LIFE-OR-DEATH SITUATION FOR SMALL CARRIERS
The U.S. government has been suppressing Huawei for quite some time. In May 2019, the U.S. Department of Commerce added Huawei and an additional 68 of its affiliates to the "Entity List," citing national security threats. And 46 more Huawei affiliates were blacklisted in August of the same year.
Meanwhile, the FCC has also gone to great lengths to try to force Huawei equipment out of the U.S. telecom market. In June 2020, the agency formally designated Huawei and ZTE as posing threats to U.S. national security, a declaration that barred U.S. telecom firms from tapping the country's annual Universal Service Fund of 8.3 billion dollars to purchase equipment from the two Chinese companies.
The FCC voted unanimously in July to finalize the ripping and replacing program.
Analysts and industry insiders are warning that notwithstanding its 1.9 billion dollars in total funding, the program could do more harm than good to rural telecom providers, even risking their survival.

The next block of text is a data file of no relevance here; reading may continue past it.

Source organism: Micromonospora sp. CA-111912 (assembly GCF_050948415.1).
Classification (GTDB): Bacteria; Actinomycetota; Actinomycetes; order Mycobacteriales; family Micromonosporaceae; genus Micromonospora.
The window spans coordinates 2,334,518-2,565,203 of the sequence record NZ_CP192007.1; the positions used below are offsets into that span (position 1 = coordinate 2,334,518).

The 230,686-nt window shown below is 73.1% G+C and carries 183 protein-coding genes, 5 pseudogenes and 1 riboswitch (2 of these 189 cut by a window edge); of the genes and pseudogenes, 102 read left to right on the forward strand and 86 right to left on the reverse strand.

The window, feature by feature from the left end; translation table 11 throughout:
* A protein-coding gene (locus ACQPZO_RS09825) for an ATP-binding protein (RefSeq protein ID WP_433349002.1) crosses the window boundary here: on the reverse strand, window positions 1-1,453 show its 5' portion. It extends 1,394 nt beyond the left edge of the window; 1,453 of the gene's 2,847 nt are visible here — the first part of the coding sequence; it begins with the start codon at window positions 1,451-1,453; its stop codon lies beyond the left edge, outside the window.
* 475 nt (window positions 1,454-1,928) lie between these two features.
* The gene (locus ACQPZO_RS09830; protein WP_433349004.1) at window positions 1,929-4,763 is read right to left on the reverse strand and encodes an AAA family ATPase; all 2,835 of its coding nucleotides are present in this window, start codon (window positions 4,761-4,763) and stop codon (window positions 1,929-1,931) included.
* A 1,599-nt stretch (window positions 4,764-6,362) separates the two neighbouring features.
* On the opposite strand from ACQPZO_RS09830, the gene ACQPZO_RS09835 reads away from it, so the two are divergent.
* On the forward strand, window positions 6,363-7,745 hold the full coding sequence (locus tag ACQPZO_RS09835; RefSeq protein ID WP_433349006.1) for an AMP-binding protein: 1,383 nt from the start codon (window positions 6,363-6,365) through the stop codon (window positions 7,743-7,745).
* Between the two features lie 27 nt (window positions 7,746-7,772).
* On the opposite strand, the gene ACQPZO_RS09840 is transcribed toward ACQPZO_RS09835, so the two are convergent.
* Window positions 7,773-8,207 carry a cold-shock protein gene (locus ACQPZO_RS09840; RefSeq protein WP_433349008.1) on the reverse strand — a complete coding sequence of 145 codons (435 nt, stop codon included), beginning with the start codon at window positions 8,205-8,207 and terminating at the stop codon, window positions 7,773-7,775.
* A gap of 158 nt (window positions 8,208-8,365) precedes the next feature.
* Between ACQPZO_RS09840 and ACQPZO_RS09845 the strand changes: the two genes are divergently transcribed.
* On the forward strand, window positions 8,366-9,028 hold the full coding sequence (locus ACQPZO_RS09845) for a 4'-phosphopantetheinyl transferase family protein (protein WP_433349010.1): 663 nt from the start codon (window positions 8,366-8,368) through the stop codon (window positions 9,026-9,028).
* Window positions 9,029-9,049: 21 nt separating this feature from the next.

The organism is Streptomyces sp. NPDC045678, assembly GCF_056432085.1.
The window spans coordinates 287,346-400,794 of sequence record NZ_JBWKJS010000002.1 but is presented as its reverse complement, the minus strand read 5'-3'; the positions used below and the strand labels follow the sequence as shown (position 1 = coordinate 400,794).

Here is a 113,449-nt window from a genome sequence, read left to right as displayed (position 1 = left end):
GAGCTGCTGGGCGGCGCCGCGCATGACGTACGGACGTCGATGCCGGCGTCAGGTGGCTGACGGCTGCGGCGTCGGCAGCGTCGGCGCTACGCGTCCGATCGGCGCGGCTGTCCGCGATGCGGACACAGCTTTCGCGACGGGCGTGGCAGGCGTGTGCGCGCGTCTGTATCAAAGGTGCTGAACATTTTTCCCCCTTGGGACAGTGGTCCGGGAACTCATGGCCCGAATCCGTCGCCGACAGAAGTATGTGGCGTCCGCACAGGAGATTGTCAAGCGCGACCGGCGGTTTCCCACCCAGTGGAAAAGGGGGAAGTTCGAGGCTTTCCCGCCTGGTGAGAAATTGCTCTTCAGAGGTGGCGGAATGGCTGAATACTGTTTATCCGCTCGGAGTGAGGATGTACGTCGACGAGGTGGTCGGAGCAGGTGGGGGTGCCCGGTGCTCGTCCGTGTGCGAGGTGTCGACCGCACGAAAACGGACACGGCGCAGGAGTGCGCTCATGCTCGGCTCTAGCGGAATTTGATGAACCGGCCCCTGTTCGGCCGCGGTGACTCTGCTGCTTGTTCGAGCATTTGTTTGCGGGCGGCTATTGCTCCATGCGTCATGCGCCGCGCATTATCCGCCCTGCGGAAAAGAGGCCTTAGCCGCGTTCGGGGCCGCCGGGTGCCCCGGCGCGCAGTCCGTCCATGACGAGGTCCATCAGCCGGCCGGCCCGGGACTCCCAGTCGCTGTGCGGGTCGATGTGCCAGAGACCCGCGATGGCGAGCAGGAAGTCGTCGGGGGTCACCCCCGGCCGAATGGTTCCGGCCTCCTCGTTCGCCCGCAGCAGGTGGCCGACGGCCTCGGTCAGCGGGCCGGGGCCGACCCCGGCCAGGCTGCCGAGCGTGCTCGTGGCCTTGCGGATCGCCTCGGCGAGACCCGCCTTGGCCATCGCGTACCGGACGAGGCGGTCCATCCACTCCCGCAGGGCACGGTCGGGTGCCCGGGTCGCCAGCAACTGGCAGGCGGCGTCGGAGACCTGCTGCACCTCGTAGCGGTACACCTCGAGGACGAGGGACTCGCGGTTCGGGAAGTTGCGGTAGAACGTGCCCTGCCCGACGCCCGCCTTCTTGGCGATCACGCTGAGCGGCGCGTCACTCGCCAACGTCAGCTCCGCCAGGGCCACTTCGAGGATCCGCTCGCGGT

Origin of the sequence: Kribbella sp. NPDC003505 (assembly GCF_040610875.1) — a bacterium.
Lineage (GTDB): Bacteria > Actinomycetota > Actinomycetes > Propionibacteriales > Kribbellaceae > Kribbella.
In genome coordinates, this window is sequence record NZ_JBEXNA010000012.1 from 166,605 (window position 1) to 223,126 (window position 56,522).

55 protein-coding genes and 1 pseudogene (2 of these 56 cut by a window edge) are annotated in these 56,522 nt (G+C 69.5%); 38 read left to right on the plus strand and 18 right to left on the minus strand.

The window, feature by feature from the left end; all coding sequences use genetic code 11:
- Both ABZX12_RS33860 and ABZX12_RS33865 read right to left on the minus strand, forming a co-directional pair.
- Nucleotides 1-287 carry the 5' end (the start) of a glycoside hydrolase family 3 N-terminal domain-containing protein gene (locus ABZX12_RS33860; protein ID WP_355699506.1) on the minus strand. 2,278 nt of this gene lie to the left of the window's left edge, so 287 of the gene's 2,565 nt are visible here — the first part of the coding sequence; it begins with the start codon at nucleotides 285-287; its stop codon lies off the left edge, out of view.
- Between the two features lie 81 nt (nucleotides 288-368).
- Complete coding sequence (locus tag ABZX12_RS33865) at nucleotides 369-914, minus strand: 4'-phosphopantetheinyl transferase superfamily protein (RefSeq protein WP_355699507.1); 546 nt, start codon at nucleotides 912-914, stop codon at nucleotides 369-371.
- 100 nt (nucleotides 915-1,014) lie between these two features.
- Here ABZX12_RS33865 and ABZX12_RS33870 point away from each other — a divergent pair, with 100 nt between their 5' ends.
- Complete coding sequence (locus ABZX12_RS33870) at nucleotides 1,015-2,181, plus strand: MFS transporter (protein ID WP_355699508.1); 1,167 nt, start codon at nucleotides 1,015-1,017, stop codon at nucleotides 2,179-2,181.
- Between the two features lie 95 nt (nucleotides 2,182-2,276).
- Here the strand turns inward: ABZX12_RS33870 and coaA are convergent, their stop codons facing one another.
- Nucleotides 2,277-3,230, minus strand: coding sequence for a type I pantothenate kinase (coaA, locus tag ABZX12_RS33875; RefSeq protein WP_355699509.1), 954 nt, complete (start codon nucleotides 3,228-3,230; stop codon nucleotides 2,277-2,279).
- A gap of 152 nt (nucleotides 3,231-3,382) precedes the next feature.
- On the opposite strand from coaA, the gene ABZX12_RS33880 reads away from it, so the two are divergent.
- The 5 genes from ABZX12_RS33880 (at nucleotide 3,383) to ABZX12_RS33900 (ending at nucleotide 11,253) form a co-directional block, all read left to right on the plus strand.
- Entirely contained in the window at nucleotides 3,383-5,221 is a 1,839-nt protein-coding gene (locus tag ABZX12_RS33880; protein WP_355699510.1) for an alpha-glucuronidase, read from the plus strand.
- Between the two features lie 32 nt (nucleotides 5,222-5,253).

"These poor carriers have been between a rock and a hard place," said Carri Bennet of the Rural Wireless Association, a trade group representing small wireless network operators. The group estimated in 2018 that 25 percent of its members used equipment from Huawei and ZTE.
Her association expects no reimbursement checks to arrive until the second or third quarter of 2022 for operators under the replacement program.
To make things worse, the FCC program won't pay for new terminals like fixed wireless receivers, nor will it cover any network-operating costs. For small carriers who have already found themselves in an adverse situation combining chip shortages and a scarcity of trained workers, the replacement process could ultimately put their businesses in a tailspin.
"We are counting on a lot of patience and financing from the vendors," said John Nettles, president of Alabama-based Pine Belt Communications, another carrier with Chinese equipment in its network. The company hasn't started removing any of its Chinese equipment yet and is planning to find appropriate vendors as replacement.
For Chris Townson, who leads Tennessee-based DTC Communications and is looking for a vendor to replace the company's ZTE-supplied wireless network, the idea that DTC could ultimately come out ahead financially "is a farce."
Any delay or problems with the reimbursement program, Townson warned, "would cause us to make some really hard decisions, up to and including exiting the business."